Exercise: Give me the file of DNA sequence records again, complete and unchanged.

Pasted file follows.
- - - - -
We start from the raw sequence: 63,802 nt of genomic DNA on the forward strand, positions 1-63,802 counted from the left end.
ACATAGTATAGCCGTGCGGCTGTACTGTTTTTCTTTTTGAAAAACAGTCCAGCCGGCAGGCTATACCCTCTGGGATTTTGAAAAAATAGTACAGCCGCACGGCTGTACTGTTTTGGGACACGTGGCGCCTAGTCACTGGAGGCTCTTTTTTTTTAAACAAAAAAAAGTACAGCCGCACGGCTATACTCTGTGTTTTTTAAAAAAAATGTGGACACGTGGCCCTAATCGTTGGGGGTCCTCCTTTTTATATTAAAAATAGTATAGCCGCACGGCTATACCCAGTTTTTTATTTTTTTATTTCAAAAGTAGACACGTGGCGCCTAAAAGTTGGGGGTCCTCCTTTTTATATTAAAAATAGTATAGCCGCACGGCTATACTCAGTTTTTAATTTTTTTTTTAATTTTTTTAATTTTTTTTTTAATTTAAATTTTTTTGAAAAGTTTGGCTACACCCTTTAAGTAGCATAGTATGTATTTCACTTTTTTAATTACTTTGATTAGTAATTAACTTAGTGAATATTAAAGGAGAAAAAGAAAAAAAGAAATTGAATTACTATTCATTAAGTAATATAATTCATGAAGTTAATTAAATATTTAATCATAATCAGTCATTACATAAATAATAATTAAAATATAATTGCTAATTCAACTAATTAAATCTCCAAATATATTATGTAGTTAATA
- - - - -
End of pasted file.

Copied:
We start from the raw sequence: 63,802 nt of genomic DNA on the forward strand, positions 1-63,802 counted from the left end.
ACATAGTATAGCCGTGCGGCTGTACTGTTTTTCTTTTTGAAAAACAGTCCAGCCGGCAGGCTATACCCTCTGGGATTTTGAAAAAATAGTACAGCCGCACGGCTGTACTGTTTTGGGACACGTGGCGCCTAGTCACTGGAGGCTCTTTTTTTTTAAACAAAAAAAAGTACAGCCGCACGGCTATACTCTGTGTTTTTTAAAAAAAATGTGGACACGTGGCCCTAATCGTTGGGGGTCCTCCTTTTTATATTAAAAATAGTATAGCCGCACGGCTATACCCAGTTTTTTATTTTTTTATTTCAAAAGTAGACACGTGGCGCCTAAAAGTTGGGGGTCCTCCTTTTTATATTAAAAATAGTATAGCCGCACGGCTATACTCAGTTTTTAATTTTTTTTTTAATTTTTTTAATTTTTTTTTTAATTTAAATTTTTTTGAAAAGTTTGGCTACACCCTTTAAGTAGCATAGTATGTATTTCACTTTTTTAATTACTTTGATTAGTAATTAACTTAGTGAATATTAAAGGAGAAAAAGAAAAAAAGAAATTGAATTACTATTCATTAAGTAATATAATTCATGAAGTTAATTAAATATTTAATCATAATCAGTCATTACATAAATAATAATTAAAATATAATTGCTAATTCAACTAATTAAATCTCCAAATATATTATGTAGTTAATA